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Monday, July 4, 2011

Brian McCann--Doing It the Right Way

As many of you know, Brian McCann will be the starting catcher for the National League All-Star team this year. One thing you can say about Brian is that he was born to be a baseball player. He’s a gamer, that’s for sure. He’s a clutch hitter, he can win the game with his defense and he works great with his pitchers. Braves nation has been fortunate to be a part of Brian’s career so far. He’s a great player. This will be his sixth All-Star Game in his young career. Amazing. You think it’s easy to root for him now? Here’s a quick story that will make you want to pull for him even more.

Back around Brian’s first year in the league, the Braves were moving to new television network, and they asked Phil Niekro, me, Sid Bream and some other old players to do a few promotional spots with some current players (a cross-generational effort, in a sense :). Phil and I teamed up with Brian for one of the commercials.

There were two parts to the commercial. In the first spot, Knucksie turned to me and said, with a chuckle, “You know, Murph, back when I played it took a real man to throw a knuckleball,” to which I jokingly replied, “And a better man to hit one!” That was it—a ten-second little funny back-and-forth. For the next spot, Brian and I switched places. Phil said, “You know, Brian, back when I played, it took a real man to hit a knuckleball,” and then Brian said, “And a better man to catch one!” Everyone had a good time with it—or so we thought.

After the shoot Brian and I were sitting there talking, and he was clearly concerned about something. As he was taking off his shinguards (he’d been in catcher’s gear for the shoot) he looked over and said, “Nah, I can’t say that.” I said, “What do you mean?” Brian said, “I can’t say what I just said—"a better man” than Phil Niekro? I can’t say that. I mean, it’s Knucksie, and I’m just a rookie. How can I honestly say that? I’m not a better man than Phil.” I tried to tell Brian that it was just a joke, but he was unmoved. He'd grown up watching Phil and had such respect for him that he just wasn’t comfortable with it.

So I went over to Phil and told him that Brian didn’t want to say what he said, and that he wanted to redo the spot. “Wait, he doesn’t want to say what?” Phil asked, a bit puzzled. I explained and then we went over to the producer and told him to not start packing up yet, since they were going to need to shoot a different version of the second spot. After we explained a little bit more they ended up reshooting the commercial.

I learned a lot about Brian that day. He's got character, simply put. He’s a humble guy who appreciates the chance he has to play baseball and to represent the Braves organization. It's clear that not only does he want to be a successful player, but he wants to do it the right way. As a baseball fan what more could you ask for?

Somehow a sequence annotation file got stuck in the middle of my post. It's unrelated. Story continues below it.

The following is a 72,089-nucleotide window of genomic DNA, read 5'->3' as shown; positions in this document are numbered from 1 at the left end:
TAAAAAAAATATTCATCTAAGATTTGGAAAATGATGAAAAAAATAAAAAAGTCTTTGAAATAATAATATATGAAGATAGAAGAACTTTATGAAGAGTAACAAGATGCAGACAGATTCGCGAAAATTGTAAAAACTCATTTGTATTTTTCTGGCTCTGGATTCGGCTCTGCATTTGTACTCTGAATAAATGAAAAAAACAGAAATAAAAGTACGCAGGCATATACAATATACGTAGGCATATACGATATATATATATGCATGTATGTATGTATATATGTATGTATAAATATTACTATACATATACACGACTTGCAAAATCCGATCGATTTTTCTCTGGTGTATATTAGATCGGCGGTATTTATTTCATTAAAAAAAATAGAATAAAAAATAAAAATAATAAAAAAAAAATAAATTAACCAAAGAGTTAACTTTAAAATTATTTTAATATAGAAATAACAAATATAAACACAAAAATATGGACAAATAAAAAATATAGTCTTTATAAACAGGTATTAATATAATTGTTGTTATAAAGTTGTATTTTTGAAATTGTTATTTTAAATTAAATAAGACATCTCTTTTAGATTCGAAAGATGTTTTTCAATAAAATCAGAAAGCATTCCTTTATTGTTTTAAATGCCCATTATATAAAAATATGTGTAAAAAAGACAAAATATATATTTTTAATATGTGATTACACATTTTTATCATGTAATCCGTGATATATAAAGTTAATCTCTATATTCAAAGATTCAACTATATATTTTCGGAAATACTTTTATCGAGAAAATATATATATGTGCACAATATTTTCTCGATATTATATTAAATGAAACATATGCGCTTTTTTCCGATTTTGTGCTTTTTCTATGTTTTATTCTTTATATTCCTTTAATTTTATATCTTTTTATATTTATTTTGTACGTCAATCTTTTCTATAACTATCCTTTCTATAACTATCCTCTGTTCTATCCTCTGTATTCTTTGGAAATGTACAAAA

1. ...and it shows the kind of class you have to remember that story about someone who, at the time, was a relatively unknown rookie. Thanks for sharing it Murph!

  2. Thank You for a well-written tangible situation displaying McCann's strong respect for Leaders and Role Models. It is also true that he looks out for those in need because of his and his Family's extensive hands-on Charity work. Here is an example of him being super with a regular normal person, who looked up to him. A friend of mine lives in Rome, GA and hosts two of the Rome Braves each year in her Family's home. Her daughter was in front of me in line at a McCann autograph signing at a Business which sponsors the Braves in Atlanta. She was so worried the whole time she waited to get to the autograph table. She explained that some Players who stayed at their house while in the minor leagues sometimes didn't act like they were happy to see her once they got to start playing in Atlanta. Her Mom called it "Big Leaguing" them and was snubbing at varying degrees. She said she really liked Brian and looked up to him as if he were an older brother. He was always fantastic with everyone in the whole family during the Summer he stayed with them. She didn't have to wait long to get her answer. As soon as she rounded the corner and McCann spotter her in line; he shouted out greetings to her and between every signing; kept calling to her and smiling and bragging that he was so glad and lucky to see her and happy she came down from Rome to see him. He kept telling her that he was thrilled to see her and told her to bring her whole Familiy down to the dugout during Batting Practice later that day so they could all visit and enjoy seeing each other. This young lady was so happy that he didn't treat her like she was a bratty young sister whom he no longer had to be nice to just because he lived in her Family's house that Summer. She was so relieved that her highest hopes had materialized and that Brian McCann had been more that gracious and went above and beyond, on his own, making plans for all of them to meet up and remember some good times. It was delightful to watch her nervousness and apprehension evaporate with the knowledge that he is really a good guy just like she thought.

  3. Dale, I'm glad to read this story about Brian McCann that confirms my impression of him. I just discovered your blog, and wanted to let you know that, when I was a boy in the 80s, you were my baseball hero, because you always did everything the right way. You made me a Braves fan and a baseball fan, and you will always be my favorite player.

  4. Thanks so much everyone...sure do appreciate the comments!